My partner in crime was Florian Zeitler, a musician and prolific video artist whom I had not met before. He created beautiful improvised abstract computer video projections, midi-synced to my improvised music. Before we started, he even programmed sequences that highlighted the white vertical rack mounts on the wall that he projected his images on – we couldn’t take them off that wall, so he turned them into a feature.
There was no real stage – I sat in one corner, Florian sat in another corner, and visitors could walk around the room while we performed. It was dark, the room was lit up by the video projection. It did not really feel like a concert – more like a light and sound installation involving live music. I think we managed to turn the abandoned and somewhat sad location into a magical place for an evening.
The music that I played mostly consisted of experimental sound collages, involving some of my field recordings, ambient, psychedelic, and minimalist livelooping music, guitar, synthesizers, granular synthesis, artificial voices, speech fragments (some of my dear friend Rick Walker, I used them without asking him, oops). I had set up four speakers for a quadrophonic setup and could make all sounds move around the room in various ways. This was a new experience for me and one that I quite enjoyed.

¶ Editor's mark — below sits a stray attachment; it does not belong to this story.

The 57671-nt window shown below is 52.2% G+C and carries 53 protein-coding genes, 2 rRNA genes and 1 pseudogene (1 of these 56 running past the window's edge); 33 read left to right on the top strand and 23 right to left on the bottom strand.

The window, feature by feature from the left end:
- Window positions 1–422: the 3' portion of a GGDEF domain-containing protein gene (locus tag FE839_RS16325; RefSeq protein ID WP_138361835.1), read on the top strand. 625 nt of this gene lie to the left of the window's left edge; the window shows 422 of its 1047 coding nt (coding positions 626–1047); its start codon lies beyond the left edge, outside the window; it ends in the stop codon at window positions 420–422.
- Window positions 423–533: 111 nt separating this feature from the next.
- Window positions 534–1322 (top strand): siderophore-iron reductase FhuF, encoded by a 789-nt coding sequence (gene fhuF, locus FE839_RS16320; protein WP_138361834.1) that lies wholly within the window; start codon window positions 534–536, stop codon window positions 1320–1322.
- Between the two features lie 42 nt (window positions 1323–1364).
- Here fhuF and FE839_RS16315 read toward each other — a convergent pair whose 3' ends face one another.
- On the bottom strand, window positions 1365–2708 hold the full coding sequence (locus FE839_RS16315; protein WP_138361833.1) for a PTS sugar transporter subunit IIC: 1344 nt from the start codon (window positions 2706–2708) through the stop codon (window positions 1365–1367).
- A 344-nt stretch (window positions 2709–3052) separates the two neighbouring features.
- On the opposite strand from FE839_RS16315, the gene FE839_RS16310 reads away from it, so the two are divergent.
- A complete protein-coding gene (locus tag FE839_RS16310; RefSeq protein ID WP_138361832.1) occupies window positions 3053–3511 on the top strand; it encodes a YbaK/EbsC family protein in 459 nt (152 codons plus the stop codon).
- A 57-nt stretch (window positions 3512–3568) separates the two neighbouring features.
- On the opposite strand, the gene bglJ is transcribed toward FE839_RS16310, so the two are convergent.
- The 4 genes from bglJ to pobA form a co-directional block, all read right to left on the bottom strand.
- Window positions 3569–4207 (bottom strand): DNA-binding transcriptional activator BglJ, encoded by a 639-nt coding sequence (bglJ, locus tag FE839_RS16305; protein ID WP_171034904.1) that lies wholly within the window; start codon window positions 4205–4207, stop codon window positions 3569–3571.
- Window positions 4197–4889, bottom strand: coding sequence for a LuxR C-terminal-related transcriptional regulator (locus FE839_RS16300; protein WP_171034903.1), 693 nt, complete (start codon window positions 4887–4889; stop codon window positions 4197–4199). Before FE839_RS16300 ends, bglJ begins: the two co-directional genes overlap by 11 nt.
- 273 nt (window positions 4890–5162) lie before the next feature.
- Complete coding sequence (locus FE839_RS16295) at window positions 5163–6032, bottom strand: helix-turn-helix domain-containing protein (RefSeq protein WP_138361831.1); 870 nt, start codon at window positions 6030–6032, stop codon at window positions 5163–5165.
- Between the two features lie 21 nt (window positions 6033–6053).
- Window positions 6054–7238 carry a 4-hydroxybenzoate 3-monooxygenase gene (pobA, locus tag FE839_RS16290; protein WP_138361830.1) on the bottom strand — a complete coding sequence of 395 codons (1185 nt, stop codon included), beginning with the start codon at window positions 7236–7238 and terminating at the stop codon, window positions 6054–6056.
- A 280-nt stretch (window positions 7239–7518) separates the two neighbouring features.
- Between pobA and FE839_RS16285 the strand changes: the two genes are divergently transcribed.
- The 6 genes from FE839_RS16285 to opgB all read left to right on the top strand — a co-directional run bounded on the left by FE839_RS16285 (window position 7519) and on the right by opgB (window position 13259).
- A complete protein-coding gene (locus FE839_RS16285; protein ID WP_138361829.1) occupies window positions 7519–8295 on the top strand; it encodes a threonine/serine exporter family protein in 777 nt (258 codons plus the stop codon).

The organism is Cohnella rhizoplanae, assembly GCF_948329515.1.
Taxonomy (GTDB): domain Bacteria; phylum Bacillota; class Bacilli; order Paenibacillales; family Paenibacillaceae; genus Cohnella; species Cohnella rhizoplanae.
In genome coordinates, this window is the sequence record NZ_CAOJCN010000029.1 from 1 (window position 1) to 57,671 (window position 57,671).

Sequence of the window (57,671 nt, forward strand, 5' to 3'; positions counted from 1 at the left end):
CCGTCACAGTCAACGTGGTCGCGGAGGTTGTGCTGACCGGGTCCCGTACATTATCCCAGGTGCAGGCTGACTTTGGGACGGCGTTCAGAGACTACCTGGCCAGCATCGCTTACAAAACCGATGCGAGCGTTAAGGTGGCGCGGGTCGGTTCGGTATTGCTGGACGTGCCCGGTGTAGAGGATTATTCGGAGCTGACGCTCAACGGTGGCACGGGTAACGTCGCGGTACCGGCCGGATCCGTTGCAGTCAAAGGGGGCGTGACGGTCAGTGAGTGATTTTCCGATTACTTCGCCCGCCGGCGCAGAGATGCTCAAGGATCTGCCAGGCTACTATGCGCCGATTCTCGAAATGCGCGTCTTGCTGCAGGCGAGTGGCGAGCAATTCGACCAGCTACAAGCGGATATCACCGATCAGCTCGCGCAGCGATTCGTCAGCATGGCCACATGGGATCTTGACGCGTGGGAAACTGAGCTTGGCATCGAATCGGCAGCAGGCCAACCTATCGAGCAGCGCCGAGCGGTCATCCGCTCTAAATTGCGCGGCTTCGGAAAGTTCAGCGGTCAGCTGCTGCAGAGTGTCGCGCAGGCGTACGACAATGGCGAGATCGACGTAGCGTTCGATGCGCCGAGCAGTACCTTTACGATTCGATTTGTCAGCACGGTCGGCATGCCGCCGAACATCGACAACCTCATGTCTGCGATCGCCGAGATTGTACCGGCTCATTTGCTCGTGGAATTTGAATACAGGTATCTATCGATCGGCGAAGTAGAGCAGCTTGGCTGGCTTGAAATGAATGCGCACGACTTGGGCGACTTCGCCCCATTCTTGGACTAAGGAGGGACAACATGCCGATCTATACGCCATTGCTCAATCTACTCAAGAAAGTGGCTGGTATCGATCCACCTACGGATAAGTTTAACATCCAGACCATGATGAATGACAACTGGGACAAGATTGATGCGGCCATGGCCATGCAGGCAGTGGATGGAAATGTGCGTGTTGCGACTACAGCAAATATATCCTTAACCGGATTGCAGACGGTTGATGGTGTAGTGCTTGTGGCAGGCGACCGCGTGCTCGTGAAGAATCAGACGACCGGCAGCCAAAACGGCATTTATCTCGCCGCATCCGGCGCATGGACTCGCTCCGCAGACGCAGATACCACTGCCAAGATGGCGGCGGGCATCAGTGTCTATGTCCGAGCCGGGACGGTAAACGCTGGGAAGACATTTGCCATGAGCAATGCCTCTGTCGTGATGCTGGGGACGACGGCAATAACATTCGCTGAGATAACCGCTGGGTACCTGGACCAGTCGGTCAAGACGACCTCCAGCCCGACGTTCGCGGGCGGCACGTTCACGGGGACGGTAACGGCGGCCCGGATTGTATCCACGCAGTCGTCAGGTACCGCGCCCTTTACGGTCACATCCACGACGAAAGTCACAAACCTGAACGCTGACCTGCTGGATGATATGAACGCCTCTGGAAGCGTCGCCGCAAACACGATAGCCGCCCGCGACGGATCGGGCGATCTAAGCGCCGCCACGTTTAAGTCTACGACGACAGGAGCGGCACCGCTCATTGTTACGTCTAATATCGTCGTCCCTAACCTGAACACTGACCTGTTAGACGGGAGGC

We played three 30 minute sets with 30 minute intermissions. Not a lot of people showed up unfortunately – the shop was a little further away from the other locations, and maybe the experimental/avantgarde description in the flyer did not attract as many people as the jazz, blues, folk, and classical music that was performed in the other locations (which seemed to be much more popular). But Florian and I quite enjoyed ourselves, and as usual, several more adventurous people showed up and told us afterwards how much they had liked this.
I wish I could do things like this more often!
Here is a 36 minute mix of the evening. My cheap camcorder does not do Florian’s videos justice but maybe you get an idea what it was like. Lean back and listen loud.
Here are three ambient movies that I put online recently, each of them about 30 minutes long: “Mouse Pointer Feedback Ecstasy”, “Arboreal Ecstasy”, “Symmetric Jellyfish Ecstasy”. Wow, 90 minutes of ecstasy?
Ecstasy is not something we usually encounter in our daily lives, and different people have very different ideas about what it is. I just saw that Wikipedia has three different definitions!